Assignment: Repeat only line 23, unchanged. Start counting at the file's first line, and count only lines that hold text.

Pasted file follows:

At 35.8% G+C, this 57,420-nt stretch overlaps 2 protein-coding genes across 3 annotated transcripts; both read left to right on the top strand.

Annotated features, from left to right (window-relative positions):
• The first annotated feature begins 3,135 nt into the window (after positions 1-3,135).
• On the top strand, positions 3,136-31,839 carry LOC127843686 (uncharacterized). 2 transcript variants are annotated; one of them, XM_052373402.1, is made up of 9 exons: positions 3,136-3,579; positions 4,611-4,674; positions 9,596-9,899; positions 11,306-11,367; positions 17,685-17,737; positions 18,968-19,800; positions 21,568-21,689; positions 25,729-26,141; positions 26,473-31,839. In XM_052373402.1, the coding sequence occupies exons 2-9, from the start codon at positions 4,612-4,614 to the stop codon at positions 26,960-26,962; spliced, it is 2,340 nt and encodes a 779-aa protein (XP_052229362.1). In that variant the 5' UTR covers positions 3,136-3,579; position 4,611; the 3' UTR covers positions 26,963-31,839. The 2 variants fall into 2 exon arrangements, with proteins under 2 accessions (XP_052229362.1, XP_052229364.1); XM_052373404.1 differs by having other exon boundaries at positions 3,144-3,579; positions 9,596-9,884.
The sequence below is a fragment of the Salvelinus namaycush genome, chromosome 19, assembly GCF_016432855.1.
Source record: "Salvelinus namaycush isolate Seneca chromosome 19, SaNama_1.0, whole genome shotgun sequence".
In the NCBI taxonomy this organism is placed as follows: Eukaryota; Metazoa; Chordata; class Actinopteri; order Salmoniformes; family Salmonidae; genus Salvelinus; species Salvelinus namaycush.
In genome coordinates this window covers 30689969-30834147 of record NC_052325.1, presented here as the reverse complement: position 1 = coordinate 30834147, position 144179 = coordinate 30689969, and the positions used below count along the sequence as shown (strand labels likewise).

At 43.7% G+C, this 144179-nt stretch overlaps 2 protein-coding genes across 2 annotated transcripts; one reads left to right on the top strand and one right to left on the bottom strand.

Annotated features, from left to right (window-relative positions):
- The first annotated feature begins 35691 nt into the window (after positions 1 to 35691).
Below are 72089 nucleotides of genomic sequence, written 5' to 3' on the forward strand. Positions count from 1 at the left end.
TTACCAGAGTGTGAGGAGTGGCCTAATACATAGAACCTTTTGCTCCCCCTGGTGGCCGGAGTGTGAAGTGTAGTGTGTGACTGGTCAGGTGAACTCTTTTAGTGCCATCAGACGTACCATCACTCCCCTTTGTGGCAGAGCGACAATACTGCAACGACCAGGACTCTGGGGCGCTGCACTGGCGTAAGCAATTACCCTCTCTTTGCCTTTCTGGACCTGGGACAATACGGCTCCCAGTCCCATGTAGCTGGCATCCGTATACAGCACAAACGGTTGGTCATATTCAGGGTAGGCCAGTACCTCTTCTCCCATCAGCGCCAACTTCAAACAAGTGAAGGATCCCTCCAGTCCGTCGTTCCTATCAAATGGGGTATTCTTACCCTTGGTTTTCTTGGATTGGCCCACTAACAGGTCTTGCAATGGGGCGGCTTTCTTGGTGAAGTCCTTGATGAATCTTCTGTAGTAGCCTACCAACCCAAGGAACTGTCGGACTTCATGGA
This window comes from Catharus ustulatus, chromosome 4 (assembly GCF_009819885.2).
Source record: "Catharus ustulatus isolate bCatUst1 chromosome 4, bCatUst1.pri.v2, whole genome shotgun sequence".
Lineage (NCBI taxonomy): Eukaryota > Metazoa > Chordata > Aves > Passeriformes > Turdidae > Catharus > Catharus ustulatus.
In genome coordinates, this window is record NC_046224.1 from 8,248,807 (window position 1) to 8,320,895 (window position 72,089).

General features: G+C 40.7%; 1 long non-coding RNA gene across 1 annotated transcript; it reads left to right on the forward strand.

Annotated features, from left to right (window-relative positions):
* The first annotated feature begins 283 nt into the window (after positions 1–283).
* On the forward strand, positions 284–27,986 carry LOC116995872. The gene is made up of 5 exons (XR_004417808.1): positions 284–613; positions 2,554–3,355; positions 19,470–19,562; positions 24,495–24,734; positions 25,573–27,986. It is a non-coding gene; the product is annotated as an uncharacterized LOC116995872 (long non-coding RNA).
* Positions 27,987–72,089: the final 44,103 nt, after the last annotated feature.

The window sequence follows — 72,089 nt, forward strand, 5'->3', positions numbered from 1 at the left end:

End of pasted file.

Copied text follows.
The window sequence follows — 72,089 nt, forward strand, 5'->3', positions numbered from 1 at the left end: